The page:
LYME disease sufferers in the region are backing national calls for a major review of the treatment and diagnosis of the condition after feeling let down by the current system.

MPs are joining Lyme disease campaigners in a protest in London’s Parliament Square on Tuesday (May 24) calling for changes to what they say is inadequate NHS testing and treatment for the condition.

Typically, once a patient has been diagnosed with Lyme disease, they receive a short course of antibiotics and are told that any remaining illness is due to post-treatment symptoms and not the active disease.

However many patients continue to suffer for many years and have to travel abroad for treatment.

Earlier this month, Public Health minister Jane Ellison ordered a major review of the diagnosis, treatment and transmission of Lyme disease amid concern about a quadrupling in cases over the past decade.

Louise Alban’s 26-year-old daughter Rachel contracted Lyme disease after being bitten by a tick whilst a student in Oxford six-years-ago.

Rachel, who grew up in Darlington and now lives in Northallerton, displayed classic Lyme symptoms but a series of medical investigations failed to diagnose it.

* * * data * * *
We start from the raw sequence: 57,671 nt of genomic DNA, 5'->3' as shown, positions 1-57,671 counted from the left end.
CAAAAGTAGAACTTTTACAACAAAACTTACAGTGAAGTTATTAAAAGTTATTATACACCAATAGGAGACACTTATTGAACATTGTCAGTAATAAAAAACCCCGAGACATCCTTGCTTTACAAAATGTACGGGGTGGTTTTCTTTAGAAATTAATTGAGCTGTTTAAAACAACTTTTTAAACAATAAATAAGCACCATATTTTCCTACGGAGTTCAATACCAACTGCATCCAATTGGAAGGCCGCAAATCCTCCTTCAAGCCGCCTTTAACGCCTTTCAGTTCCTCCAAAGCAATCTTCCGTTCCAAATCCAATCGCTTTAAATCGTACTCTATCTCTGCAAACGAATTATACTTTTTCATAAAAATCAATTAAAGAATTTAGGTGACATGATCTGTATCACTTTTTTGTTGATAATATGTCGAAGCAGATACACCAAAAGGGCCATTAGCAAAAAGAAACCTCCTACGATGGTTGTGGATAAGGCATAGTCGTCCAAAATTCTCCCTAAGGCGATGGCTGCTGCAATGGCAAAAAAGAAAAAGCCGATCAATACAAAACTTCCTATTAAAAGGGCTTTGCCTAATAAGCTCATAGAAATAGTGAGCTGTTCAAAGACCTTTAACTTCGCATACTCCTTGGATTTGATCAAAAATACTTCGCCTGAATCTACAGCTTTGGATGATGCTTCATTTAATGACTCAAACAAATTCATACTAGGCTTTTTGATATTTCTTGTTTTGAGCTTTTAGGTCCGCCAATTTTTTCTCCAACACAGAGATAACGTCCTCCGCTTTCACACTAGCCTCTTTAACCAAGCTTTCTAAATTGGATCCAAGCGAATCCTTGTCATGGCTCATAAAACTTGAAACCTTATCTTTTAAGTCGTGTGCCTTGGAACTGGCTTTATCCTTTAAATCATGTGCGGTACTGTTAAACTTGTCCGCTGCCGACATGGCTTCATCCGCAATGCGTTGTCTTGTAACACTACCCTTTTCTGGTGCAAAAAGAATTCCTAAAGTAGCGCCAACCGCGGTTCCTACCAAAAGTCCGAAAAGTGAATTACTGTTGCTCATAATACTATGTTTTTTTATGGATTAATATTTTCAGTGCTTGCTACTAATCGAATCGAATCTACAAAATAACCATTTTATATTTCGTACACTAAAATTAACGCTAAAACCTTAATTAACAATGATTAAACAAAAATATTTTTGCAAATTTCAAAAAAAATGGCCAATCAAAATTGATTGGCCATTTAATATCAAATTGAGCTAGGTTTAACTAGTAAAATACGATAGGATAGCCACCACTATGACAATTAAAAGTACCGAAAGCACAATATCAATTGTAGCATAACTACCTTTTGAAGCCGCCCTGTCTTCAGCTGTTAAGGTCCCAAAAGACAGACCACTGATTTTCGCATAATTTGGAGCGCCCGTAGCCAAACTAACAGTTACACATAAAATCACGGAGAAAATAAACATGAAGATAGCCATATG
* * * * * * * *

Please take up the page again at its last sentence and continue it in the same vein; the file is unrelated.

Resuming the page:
Four years later, the family contacted a doctor in Germany – where testing for the condition is more thorough – and Rachel tested positive for the disease.

But because of the delay in her diagnosis, her health deteriorated, and Mrs Alban, of Darlington, is calling for an overhaul in the way the NHS diagnoses and treats the condition.

She said: “Because it wasn’t picked up, over the next four years she got more and more ill with a whole variety of symptoms which we now know to be Lyme disease.

“Once she was properly diagnosed by the German doctor she responded quite quickly and strongly to treatment in the first three months before it took a dip.

“By that time the disease had been within her for four years – in her brain, in her tissue, it was everywhere.”

Diane Granger, 54, also of Darlington, is another Lyme sufferer who feels let down by the current NHS system.

She contracted the disease in 2010 and was given a week’s course of antibiotics.

Since then she has developed many severe symptoms such as arthritis, insomnia and depression only to be told that her disease is not active after one blood test came back negative.

When she requested a further test she was told to go private.

She said: “Why should Lyme sufferers have to go down the private route and be made to feel like hypochondriacs?

“What could be a cheap and simple treatment at the beginning could end years of misery for people and why can’t GPs prescribe this course of antibiotics without fear?

“The testing for Lyme needs to change and it needs to change now.”

Lyme disease campaigners believe that because of misdiagnosis there could be as many as 30,000 people in the UK with the condition, many of whom do not even realise they have it.

May is Lyme Disease Awareness Month and more information about the condition is available at